Section 382

What losses are allowed as deductions against taxable income​

What is the Internal Revenue Code IRC Section 382?

Under Section 382 of the IRC, a C corporation is required to have a limit to offset historic losses. As a summary, C corporations are those under US law that are taxed separately from their owners. A loss corporation is a firm that can use tax attributes such as net operating loss (NOL) to deduct their taxable income. For example, T Corporation is a successful company that wants to acquire 100% of the stocks of another company, Z Corporation.

To understand the basics of section 382, we have the following details about Z Corporation: it is a private company that has been suffering a net operating loss since its inception. It is then considered a loss corporation. Once the acquisition is made by T Corporation, under Section 382, the NOLs available to offset future taxable income of the acquiring company are limited.

There are two main components of this section, which are limitation and ownership change. Ownership occurs when there is a shift in the owners or in the equity structure exceeding ownership rights of 50%. Stock includes the following: convertible preferred stock, certain convertible debt instruments, common stock, and stock options/warrants.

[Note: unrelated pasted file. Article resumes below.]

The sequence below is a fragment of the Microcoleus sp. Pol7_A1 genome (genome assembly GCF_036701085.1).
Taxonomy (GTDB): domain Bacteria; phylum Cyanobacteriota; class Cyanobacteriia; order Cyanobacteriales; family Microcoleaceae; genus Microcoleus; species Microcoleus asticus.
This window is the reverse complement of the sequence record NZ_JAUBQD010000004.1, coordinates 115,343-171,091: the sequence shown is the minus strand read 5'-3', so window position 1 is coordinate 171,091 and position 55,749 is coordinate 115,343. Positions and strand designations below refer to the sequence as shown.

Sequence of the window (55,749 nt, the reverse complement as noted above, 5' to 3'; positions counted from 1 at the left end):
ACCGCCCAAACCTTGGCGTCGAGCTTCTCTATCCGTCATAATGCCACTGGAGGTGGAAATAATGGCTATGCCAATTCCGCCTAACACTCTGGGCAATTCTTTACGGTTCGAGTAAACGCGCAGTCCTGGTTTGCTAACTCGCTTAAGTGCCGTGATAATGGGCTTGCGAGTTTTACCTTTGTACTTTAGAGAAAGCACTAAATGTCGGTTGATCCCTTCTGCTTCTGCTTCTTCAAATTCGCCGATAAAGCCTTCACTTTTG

section 382 tax loss carry forward

Limitations of Section 382

After the acquisition, the new company may deduct its losses in its taxable income subject to the Section 382 limitations.  There is a formula used in calculating the base limitation amount (BLA). It is calculated as follows:

BLA = Fair Market Value of the Stock of the Loss Corporation x Federal Long Term Tax Exempt Rate

To maximize the available net operating loss and minimize taxes paid, the company would have to calculate the largest base limitation amount it can get.

However, when calculating the amount, keep in mind that the fair market value depends on potential adjustments as set forth in the said regulations. The Internal Revenue Service publishes the monthly federal long-term tax-exempt rate.

Learn more by reading a helpful guide on Section 382 from Cornell Law School.

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